by Jewell Parker Rhodes
First sentence: “Everybody likes sugar.”
Support your local independent bookstore: buy it there!
Bought and signed by the author at KidLitCon 2014
Content: This one would be appropriate (and probably okay, difficulty-wise) for kids third grade and up. It’s in the middle grade section (grades 3-5) of the bookstore.
It’s 1871, and slavery is supposed to be over. However, for ten-year-old Sugar, on a sugar plantation in Louisiana, it doesn’t feel like it. Sure, the former slaves are free to go if they can, but they’re paid so little that it’s almost impossible for them to leave. And then the plantation owner, Mr. Wills, decides that he needs more workers, so he hires some Chinese to come and supplement the former slaves.
For Sugar, her life revolves around sneaking out to play with Billy, the owner’s son, and trying not to get under Mrs. Beale’s feet. And planting and cutting sugar cane. Once the Chinese arrive, however, Sugar’s world is expanded: one of them speaks English and she befriends them. In fact, she is the bridge that gets the whole working community to work together rather in competition. There’s a passage about halfway through that pretty much sums up what I think Rhodes was getting at in this book:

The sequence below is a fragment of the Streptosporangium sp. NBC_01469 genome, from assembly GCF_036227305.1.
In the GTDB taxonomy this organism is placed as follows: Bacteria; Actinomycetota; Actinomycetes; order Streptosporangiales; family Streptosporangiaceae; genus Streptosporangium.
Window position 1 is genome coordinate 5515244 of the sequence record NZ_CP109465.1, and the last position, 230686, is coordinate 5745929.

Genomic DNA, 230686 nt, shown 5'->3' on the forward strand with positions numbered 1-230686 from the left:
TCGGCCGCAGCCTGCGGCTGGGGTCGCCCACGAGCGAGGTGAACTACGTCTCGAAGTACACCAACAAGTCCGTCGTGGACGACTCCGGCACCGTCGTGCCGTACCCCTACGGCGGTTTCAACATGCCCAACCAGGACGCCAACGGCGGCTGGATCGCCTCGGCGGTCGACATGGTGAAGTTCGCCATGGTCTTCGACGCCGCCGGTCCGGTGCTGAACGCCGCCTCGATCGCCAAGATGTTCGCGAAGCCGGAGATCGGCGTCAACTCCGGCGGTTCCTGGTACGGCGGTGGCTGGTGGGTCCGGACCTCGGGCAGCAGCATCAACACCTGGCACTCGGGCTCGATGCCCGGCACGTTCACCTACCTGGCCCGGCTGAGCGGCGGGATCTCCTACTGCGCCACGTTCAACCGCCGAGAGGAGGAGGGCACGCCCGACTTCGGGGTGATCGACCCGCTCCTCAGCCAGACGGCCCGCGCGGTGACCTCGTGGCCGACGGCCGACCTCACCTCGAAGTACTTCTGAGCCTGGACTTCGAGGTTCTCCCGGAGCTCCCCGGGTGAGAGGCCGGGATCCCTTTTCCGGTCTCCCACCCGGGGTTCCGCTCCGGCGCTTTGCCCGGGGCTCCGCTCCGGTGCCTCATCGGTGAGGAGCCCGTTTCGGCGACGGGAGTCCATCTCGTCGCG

“How come I ca’t decide who I can see? How come I can’t decide my friends?”
“We don’t trust these men, Sugar.”
“I like Chinamen. Reverend, don’t you preach ‘Treat folks like you want to be treated’?”
“Well, now,” says Reverend, not looking at me, twiddling his thumbs.
“Sugar,” says Mister Beale, “folks get along best with folks like them. Always been that way.”
Of course, things aren’t easy for Sugar and her friends: it is 1871 in the South, and white people — especially the former Overseer — are reluctant to change and adapt. There is some tragedy in this book, but it is a middle grade book, after all, and the tragedy is kept simple and appropriate.
It’s the overall message of friendship and inclusion that made this slim historical fiction book worth reading.
One thought on “Sugar”
Agreed — I didn't absolutely love this one, but it was definitely worth reading for the messages it teaches.